What is an undescended testicle?
This is when one of your child's testicles does
not complete its normal passage from within the abdomen to the scrotum.
Generally it is one testicle that is affected - on rare occasions, both may be
affected. The testicles develop inside the body and usually drop into the
scrotum just before birth or in the first few months of a boy's life. Both
testicles should have dropped into the scrotum by the time your child is one
year old. In some children, the testicles may be in the scrotum for much of the
time but cannot be felt there because they naturally rise back into the body
through fear or cold temperatures. If this is the case, there is no cause for
concern. However if a testicle is permanently within the abdomen, treatment will
be needed. An undescended testicle rarely, if ever, descends of its own accord.
The medical term for an undescended testicle is cryptorchidism
What causes it?
The two most common causes are either that the
canal through which the testicles descend is blocked, or a band of tissue
attaches the testicle to the abdominal wall which stops it descending.
On rare occasions, the testicle does not descend
due to other problems with the testicles themselves or with the male hormones.
How common is it?
This condition is more common in premature
babies. Overall around one in 20 male babies is born with an undescended
testicle and in about one in 70 cases, the testicle remain undescended. There is
no known cause of the condition.
How is it diagnosed?
Your child's doctor will need to determine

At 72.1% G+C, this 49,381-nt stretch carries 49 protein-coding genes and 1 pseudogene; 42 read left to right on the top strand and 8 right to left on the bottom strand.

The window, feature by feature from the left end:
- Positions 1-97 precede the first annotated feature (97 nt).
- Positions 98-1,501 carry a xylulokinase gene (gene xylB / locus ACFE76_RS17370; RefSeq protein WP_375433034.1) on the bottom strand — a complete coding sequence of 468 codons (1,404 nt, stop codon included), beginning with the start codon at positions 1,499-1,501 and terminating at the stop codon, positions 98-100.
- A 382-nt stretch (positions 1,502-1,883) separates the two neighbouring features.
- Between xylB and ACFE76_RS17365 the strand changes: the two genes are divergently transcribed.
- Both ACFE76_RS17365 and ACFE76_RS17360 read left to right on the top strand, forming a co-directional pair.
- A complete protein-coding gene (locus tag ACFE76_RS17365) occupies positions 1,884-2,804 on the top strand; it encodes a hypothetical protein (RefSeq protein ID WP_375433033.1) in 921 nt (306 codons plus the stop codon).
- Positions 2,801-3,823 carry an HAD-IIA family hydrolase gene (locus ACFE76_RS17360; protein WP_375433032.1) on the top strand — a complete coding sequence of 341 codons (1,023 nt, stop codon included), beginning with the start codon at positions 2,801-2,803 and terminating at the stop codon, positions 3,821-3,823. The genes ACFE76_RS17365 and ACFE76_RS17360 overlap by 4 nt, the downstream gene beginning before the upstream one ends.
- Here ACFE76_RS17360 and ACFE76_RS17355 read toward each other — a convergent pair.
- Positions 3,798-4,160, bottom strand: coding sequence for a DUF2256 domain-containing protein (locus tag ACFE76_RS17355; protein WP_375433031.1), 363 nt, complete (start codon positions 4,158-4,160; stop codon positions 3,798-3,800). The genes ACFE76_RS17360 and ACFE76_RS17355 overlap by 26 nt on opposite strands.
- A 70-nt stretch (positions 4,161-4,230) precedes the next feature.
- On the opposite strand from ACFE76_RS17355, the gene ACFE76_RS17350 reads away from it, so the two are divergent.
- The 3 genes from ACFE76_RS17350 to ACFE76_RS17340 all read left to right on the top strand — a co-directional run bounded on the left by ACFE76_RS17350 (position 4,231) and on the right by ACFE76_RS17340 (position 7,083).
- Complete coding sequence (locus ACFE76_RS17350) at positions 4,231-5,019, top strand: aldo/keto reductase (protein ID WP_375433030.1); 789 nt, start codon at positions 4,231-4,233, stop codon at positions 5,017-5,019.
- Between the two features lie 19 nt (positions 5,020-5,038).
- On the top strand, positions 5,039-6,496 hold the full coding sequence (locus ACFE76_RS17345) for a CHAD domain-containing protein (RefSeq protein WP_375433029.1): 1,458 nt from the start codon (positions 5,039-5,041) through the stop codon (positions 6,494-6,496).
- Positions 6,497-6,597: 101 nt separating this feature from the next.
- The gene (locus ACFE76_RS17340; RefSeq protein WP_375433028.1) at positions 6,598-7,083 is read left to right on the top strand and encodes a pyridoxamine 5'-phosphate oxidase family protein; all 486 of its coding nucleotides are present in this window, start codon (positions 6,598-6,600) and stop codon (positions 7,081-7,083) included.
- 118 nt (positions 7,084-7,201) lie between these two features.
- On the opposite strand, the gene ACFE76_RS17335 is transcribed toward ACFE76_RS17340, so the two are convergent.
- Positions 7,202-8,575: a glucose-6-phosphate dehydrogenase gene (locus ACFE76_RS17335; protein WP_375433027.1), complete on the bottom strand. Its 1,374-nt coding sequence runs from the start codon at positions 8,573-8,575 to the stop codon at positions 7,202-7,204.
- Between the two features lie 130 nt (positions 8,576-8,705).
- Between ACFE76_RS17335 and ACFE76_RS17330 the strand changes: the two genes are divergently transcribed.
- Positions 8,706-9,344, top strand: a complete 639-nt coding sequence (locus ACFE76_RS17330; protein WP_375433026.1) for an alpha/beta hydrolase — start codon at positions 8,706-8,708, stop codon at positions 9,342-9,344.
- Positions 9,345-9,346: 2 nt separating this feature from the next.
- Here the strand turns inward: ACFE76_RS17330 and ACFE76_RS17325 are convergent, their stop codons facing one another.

whether the testicles are truly undescended or whether they have slid back into
the body temporarily. You can usually find this out by putting your child in a
warm bath and checking whether you can feel both testicles.
How is it treated?
The condition is usually treated with a small
operation called an orchidopexy. Basically this involves making a small cut
above the penis. The testicle is moved down into the scrotum and the gap closed
again. This will prevent the testicle moving back up into your child's abdomen.
Surgery within the first few years of life gives the testicle the best chance of
Why Does It Have to Be Treated?
Treatment is necessary for several reasons:
- The higher temperature of the body may inhibit
the normal production of sperm in the undescended testicle.
- The undescended testicle is more susceptible
to forming a tumor.
- The undescended testicle is more vulnerable to
- An asymmetrical or empty scrotum may cause
worry and embarrassment.
Are there any risks with this operation?
Every anesthetic carries a risk of complications,
but this is very small. Your child's anesthetist is an experienced doctor who is
trained to deal with any complications. All surgery carries a small risk of
infection or bleeding. After the operation there will be some tenderness in the
groin area. Occasionally there may also be some bruising. There is also a slight
risk that the testicle may be damaged during surgery.
What happens after the operation?
Your child may suffer some discomfort around the
groin area. You can give him some liquid acetaminophen or ibuprofen on the
advice of your child's doctor.
While the area is sore, your child should wear
loose clothing. He should not be too active for about two weeks until the
scrotum is less painful and any swelling has reduced. For one month after the
operation, your child should not ride a bicycle or a similar toy. The stitches
used during the surgery will dissolve on their own so there is no need to take
your child to the doctor to have them removed. Your child's surgeon will ask to
see him as an outpatient four to six weeks after the operation to assess the